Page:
Pollution Controls Failed Within Years on Certain Heavy Duty Trucks, Study Finds

Tens of thousands of the trucks may still be on the road emitting excessive amounts of health- and climate-damaging black carbon, also known as soot.

Trucks line up to enter a berth at the Port of Oakland. Credit: Justin Sullivan/Getty Images

Trucks line up at the Port of Oakland. A study there found that emission controls in some heavy duty trucks built in 2007-2009 were failing after less than a decade. Credit: Justin Sullivan/Getty Images

Pollution controls that were built into heavy duty trucks nationwide beginning in 2007 began failing on some of those trucks within a decade, leading to significant increases in emissions of black carbon from some of the vehicles, a new study has found.

The results suggest that tens of thousands of trucks sold in the United States between 2007 and 2009 could be operating with failed emission controls and are likely to remain on the road for decades, based on the number of trucks sold nationwide during this time, the percentage of trucks with failed pollution controls in the study, and the average lifespan of commercial trucks. 

Industry representatives say the problem was fixed for later models when more comprehensive emission controls for new trucks were imposed in 2010.

With no routine emissions inspections for trucks, however, it is difficult if not impossible to identify the older high-emitters so their pollution controls can be repaired or replaced, said Chester France, the former director of assessment and standards at EPA's Office of Transportation and Air Quality and an EDF consultant.

 

That's a health problem for communities living near areas with high truck traffic, like the Port of Oakland, where many of the measurements in the study were taken.

Black carbon, or soot, from diesel trucks and other sources of fossil fuel emissions can cause respiratory and cardiovascular disease, cancer and birth defects, according to the U.S. Environmental Protection Agency. The high-emitting trucks also hinder efforts to combat climate change. Black carbon is a short-lived climate pollutant that is a potent contributor to global warming.

Small Percentage of Trucks, Big Impact

Emission controls on new and existing trucks have brought significant improvements. The study found they had reduced black carbon emissions at the Port of Oakland by 73 percent since 2007.

But the results could have been better. If emissions from the 5 to 10 percent of high-emitting trucks in the study that were built between 2007 to 2009 had been in line with those of other trucks, black carbon emissions at the port would be 91 percent lower instead, the study found.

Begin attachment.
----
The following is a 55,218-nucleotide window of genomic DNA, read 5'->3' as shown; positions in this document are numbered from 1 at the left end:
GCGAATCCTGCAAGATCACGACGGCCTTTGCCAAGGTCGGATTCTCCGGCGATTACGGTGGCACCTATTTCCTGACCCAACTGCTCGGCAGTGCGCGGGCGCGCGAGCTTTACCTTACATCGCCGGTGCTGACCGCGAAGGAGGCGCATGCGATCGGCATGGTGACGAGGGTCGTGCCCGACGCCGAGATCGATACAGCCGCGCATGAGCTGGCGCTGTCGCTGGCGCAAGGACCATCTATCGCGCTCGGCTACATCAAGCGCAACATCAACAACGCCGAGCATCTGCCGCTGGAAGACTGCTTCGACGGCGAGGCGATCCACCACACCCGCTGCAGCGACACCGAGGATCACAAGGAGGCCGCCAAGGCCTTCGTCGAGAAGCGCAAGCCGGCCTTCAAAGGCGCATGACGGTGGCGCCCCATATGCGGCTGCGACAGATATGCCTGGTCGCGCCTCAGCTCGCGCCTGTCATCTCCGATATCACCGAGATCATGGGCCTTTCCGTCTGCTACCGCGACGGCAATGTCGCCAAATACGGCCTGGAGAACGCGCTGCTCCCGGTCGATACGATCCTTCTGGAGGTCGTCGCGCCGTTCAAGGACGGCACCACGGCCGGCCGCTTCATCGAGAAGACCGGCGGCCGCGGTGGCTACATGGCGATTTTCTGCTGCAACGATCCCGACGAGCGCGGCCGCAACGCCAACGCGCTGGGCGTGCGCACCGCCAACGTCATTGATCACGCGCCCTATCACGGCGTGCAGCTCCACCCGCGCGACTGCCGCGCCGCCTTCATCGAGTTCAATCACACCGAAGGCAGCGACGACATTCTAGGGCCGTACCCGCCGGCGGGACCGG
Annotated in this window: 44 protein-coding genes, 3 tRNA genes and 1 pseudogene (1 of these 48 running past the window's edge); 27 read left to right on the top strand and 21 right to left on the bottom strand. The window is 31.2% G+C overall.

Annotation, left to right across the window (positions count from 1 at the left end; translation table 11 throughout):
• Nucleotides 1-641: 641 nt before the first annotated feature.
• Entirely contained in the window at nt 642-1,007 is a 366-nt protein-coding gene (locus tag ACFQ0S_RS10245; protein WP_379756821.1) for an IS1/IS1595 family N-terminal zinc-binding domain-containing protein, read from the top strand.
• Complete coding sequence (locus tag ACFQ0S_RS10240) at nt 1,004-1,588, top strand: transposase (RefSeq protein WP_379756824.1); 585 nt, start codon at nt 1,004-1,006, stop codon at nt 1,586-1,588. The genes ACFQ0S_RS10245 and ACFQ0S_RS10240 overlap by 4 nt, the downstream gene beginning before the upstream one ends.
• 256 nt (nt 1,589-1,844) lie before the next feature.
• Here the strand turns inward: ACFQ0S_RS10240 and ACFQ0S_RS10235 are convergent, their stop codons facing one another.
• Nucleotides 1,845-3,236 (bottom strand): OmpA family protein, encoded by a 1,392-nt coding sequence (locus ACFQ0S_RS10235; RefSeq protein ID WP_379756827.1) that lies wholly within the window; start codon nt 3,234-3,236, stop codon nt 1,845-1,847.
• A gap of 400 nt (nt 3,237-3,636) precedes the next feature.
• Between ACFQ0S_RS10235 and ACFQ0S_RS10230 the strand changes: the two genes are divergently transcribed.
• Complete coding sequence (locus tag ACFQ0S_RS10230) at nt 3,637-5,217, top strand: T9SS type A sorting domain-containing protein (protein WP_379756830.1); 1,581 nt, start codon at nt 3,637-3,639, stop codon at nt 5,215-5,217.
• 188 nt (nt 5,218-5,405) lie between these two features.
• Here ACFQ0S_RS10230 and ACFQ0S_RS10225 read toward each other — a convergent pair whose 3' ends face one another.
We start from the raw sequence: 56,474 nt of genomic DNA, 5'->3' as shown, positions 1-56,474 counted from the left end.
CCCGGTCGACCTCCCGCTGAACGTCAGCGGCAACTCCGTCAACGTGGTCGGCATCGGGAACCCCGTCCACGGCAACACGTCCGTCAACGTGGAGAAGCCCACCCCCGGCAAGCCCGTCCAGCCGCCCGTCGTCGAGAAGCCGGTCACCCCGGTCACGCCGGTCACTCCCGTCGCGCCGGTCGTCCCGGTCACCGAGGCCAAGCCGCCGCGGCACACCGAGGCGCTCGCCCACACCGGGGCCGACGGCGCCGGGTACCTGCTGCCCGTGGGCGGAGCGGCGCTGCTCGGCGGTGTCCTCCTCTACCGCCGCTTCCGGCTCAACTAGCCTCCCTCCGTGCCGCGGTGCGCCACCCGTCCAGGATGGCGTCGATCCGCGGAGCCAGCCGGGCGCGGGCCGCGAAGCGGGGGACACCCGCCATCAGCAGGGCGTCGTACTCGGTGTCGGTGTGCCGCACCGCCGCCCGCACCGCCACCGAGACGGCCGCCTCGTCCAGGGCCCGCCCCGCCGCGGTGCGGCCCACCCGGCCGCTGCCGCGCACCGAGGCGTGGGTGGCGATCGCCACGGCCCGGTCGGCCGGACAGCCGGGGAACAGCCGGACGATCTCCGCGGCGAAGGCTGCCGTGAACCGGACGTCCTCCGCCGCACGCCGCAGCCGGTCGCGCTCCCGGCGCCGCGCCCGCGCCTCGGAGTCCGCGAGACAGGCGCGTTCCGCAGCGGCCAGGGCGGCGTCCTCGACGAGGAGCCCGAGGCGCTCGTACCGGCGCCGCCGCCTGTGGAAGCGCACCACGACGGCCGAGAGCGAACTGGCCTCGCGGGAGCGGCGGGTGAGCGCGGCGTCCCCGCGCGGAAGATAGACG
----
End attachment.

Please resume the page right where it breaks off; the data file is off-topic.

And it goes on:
"Even with these high-emitters in place in the fleet, we're still seeing an overall significant benefit," said Chelsea Preble, an environmental engineering researcher at the University of California and lead author of the study, published in the journal Environmental Science & Technology. "The next step to continue that benefit is to identify, find and fix these high-emitters that are on the road for even bigger emissions reductions."

The study found that the controls on truck engines built between 2007 and 2009 worked initially, but that their average black carbon emission rates jumped by as much as 67 percent between 2013 and 2015. High-emitting trucks made up just 7 percent of the fleet at the port, but they were responsible for 65 percent of the fleet's black carbon emissions.

Emission controls on the newer trucks are less likely to fail, said Rasto Brezny, executive director for the Manufacturers of Emission Controls Association, because more comprehensive pollution controls, which make the engines cleaner and pollution controls easier to maintain, were imposed beginning in 2010.

What About High-Emitters Still on the Road?

According to U.S. Department of Energy data, 1.1 million heavy-duty trucks with 2007-2009 model year engines were sold in the U.S. Five to 10 percent of those may be high-emitters, according to the study.

"If we are starting to see that those emission control technologies don't have the same service life as the engines themselves, then we are walking backwards in terms of the outcomes that we are looking for with respect to air quality," Christina Wolfe, air quality manager for port and freight facilities with the Environmental Defense Fund, said.

The California Air Resources Board, which funded a portion of the study, hopes to develop a comprehensive inspection and maintenance program for heavy-duty trucks in California that would target high-emitting vehicles. The state also has more stringent standards will take nearly all heavy-duty trucks with pre-2010 model year engines off the road by 2023.

One approach to ensure that pollution controls last as long as the trucks would be to hold manufacturers accountable for any failures, France said.

"The way to deal with it is to have your certification requirement and liability requirements placed properly on the manufacturers, mainly that they are accountable for in-use performance," he said. "If you are trying to fix it after the fact, one, you are not going to get all the vehicles and two, it's expensive."

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